Filling shoeboxes to bring smiles at Christmas
Operation Christmas Child 2012 has been launched for its eighth year in our diocese and is asking churches and community groups to help bring a smile to the face of a child in Africa or Eastern Europe this Christmas. Anyone can help...
... all you need is an empty shoe box, cover it with Christmas wrapping paper and fill it with small gifts. Advice on which gifts to choose can be found on the Samaritans Purse UK web site at www.samaritans-purse.org.uk
The warehouse will reopen in St James’s Church, Meltham Mills on 5 November to check the donated gift filled shoeboxes and local OCC representative Judith Powell is asking for volunteers.
“Last year 11,300 boxes left Meltham for Swaziland, Romania and Belarus. With your help we can send even more this year. We need volunteers in the warehouse for the whole of November. Training will be given.
“There are lots of jobs for young (aged 16 plus) and old and the warehouse will open Monday to Thursday 10am – 6pm Fridays 10am – 8pm and Saturdays 10am – 12midnight.”
And on 23 November at 7.30pm there will be an Operation Christmas Child shoe box celebration service in St James’s, Meltham Mills, followed by a fish and chip supper. (Order and pay when you arrive). For more details contact Revd Peter Rolls on 01484 340342. Or contact Judith on 01484 859460.
Get your church registered with Operation Christmas Child and you can receive a pile of leaflets, posters and DVD.
Go to www.samaritans-purse.org.uk or phone 01392 455036
Andrea Robinson is one of hundreds of volunteers across the diocese involved in filling shoeboxes for Operation Christmas Child and in 2009 she achieved a long held dream when she travelled to Kyrgyzstan to help give out the boxes to some of the world’s poorest and most disadvantaged children.
Read her story ...
Hundreds of volunteers are involved in Operation Christmas Child and work all year round sticking, packing, filling, sourcing, wrapping and collecting shoeboxes to bring a bit of Christmas cheer to children in need in Africa, Eastern Europe and Central Asia. Run by the international charity, Samaritan’s Purse, it is the largest children’s Christmas project and has been running for 21 years. Last year over 11,000 shoeboxes were sent from this diocese.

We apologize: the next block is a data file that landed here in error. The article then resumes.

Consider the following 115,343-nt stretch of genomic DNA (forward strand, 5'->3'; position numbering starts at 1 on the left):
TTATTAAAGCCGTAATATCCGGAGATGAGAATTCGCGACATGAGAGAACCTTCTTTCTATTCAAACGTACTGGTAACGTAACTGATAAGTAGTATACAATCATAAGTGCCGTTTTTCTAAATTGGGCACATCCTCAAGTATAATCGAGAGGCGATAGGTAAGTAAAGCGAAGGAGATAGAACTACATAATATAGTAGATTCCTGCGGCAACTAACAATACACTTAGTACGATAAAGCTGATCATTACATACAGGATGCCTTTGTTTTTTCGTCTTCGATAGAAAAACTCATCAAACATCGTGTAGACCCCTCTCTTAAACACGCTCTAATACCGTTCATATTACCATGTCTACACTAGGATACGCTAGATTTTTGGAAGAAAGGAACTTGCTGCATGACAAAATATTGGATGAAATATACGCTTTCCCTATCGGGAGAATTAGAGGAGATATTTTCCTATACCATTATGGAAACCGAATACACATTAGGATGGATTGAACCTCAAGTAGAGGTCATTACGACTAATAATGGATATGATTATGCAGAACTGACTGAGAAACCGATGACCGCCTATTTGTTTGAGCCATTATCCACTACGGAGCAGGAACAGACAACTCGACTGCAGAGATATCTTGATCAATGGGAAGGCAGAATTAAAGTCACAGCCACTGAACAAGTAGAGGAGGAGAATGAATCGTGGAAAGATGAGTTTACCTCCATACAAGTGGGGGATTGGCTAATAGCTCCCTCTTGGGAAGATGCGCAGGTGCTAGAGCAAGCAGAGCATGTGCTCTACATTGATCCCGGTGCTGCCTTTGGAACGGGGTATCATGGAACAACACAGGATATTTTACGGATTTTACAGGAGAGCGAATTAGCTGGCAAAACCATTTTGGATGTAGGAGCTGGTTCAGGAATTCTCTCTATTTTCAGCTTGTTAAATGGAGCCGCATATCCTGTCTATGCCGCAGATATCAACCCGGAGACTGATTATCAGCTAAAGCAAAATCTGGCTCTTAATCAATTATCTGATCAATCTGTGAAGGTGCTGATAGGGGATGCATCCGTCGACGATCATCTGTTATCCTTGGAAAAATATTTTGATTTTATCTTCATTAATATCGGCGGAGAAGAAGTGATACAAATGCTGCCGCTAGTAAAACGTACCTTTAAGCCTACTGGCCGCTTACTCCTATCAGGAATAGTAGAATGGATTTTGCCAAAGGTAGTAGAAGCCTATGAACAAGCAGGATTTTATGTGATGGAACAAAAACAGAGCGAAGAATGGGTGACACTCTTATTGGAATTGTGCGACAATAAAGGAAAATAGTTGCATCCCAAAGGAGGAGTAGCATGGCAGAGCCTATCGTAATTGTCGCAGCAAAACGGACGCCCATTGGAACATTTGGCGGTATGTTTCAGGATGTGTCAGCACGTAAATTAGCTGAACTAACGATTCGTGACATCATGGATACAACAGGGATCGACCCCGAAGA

Andrea Robinson, from Lockwood, Huddersfield can’t remember a time when she hasn’t been thinking about shoeboxes. She’s spent hours cutting up old Christmas cards to make message tags, wrapping boxes, filling boxes, making Christmas and birthday cards and hundreds of jars of jam and chutneys to sell to raise funds. She’s even roped in her own family. Her mother knitted 421 hats in seven months for the boxes.
And she’d always wondered what it would be like to actually see the children’s faces when they opened their box – and that’s exactly what she did when she joined a small team of volunteers on a distribution trip to Kyrgyzstan in central Asia in spring 2009.
Said Andrea: “I still can’t believe I’ve actually been and done it. I’d always been involved with filling shoeboxes ever since my kids have been small and I’ve always thought wouldn’t it be amazing to see the kiddies faces when they open them up, but I never thought it would actually happen.
The team flew to Istanbul and then on to Bishkek, the capital of Kyrgyzstan, a predominantly Islamic country, bordered by Uzbekistan, Kazakhstan and China. Kyrgyzstan became independent with the collapse of the Soviet Union in 1991. It is a country rich in oil and gas yet it imports the vast bulk of what it needs so it’s economic situation is dire with high unemployment, widespread poverty and a volatile political situation.
“I had absolutely no idea where in the world it was nor anything about it. I was really struck by its beauty. There were mountain ranges everywhere we travelled and I was constantly reminded that God was with us.
“We met families who walked for miles for their shoebox; children who refused to let go of them, and those who just held onto them without opening them up. I saw a younger child open his box to find paper and pens he immediately gave to his older sister, as he wasn’t at school yet.
“We were invited into people’s homes, treated like royalty, offered food they could ill afford. Even the poorest in our country have so much more than people there.
“And one of the phrases that kept coming to me time and time again was “God loves you and you are not forgotten”,” added Andrea.
“I learned a lot on the trip, but the trip would still have gone ahead without me. I know now I want to go somewhere and build something; a toilet block, a new school, something concrete, something to give back, something so as not to feel simply like an observer,” she said.